Why going swimming has become more wallet-friendly in Denmark

Michael Barrett
Michael Barrett - [email protected]
Why going swimming has become more wallet-friendly in Denmark
Going swimming is now less expensive than other Danish leisure options. Photo by Yianni Mathioudakis on Unsplash

The entry price for popular attractions like museums and amusement parks in Denmark has increased faster than the general rate for consumer prices, according to new data released on Thursday.


In addition to museums, amusement parks and other tourist hotspots like zoos, the price of other cultural experiences like cinema tickets has also outstripped average inflation, national agency Statistics Denmark writes in a press release.

The trend predates the energy crisis and inflation of 2022 as well as the Covid-19 pandemic: over the last eight years, the price of a ticket to a museum or zoo has gone up by 45 percent on average.

That means a ticket which cost 100 kroner in 2016 would now set you back 145 kroner.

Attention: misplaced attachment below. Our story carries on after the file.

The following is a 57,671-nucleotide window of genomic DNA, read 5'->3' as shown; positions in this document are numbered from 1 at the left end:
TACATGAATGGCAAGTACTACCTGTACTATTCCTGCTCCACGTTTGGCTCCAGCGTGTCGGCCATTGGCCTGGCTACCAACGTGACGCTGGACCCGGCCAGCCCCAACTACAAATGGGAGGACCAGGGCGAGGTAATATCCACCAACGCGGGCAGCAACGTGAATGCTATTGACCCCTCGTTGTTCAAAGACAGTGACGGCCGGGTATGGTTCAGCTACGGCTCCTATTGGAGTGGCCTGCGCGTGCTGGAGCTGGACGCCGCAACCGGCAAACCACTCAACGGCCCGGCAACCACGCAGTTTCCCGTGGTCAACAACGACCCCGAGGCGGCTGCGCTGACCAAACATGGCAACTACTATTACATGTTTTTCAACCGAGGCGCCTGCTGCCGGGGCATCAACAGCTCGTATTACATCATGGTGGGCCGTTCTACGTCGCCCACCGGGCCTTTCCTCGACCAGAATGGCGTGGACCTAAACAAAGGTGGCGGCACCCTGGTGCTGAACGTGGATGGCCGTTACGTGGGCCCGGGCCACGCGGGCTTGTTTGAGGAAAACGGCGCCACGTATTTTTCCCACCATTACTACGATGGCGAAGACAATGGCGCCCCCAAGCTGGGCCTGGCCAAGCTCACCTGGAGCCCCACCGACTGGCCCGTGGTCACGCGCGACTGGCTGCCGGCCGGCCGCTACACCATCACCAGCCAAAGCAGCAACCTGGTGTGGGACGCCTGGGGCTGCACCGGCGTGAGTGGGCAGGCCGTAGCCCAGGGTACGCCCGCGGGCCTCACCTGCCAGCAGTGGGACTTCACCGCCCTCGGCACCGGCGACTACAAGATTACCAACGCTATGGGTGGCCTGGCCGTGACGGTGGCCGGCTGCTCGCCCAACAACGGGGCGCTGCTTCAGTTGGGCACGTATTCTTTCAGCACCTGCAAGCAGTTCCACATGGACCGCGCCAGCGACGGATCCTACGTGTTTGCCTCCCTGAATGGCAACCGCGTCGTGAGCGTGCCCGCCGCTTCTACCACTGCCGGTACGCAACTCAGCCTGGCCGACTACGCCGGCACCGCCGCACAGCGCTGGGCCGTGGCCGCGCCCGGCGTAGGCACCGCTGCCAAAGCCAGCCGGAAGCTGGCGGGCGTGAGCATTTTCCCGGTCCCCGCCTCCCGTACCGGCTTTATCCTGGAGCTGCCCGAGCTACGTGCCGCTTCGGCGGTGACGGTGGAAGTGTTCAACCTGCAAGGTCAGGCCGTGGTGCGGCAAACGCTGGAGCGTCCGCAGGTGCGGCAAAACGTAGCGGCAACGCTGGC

The average increase in consumer prices in Denmark since 2016 is 18.5 percent.


For attractions defined as “cultural experiences”, such as theatre, the cinema and amusement parks, the price has gone up by anything from 31 percent (cinema and theatre) to 37 percent (amusement parks).

There is some good news for those budgeting sightseeing or cultural activities in Denmark, however.

The upwards trend in ticket prices seems to have begun to flatten, with little change in prices since October 2023.

“The big picture of the trend from 2016 until today is that the price of cultural experiences has gone up by more than general consumer prices,” Christian Lindeskov of Statistics Denmark said in the statement.

The only outlier in the category is swimming pools, where prices have “more or less followed inflation”, he said.

Since the autumn of 2022, the price of a visit to the swimming pool has gone up by 1.7 percent. This compares to a general price change for the period of 1 percent.

The data is based on spot checks and carries an element of statistical uncertainty, the agency notes.


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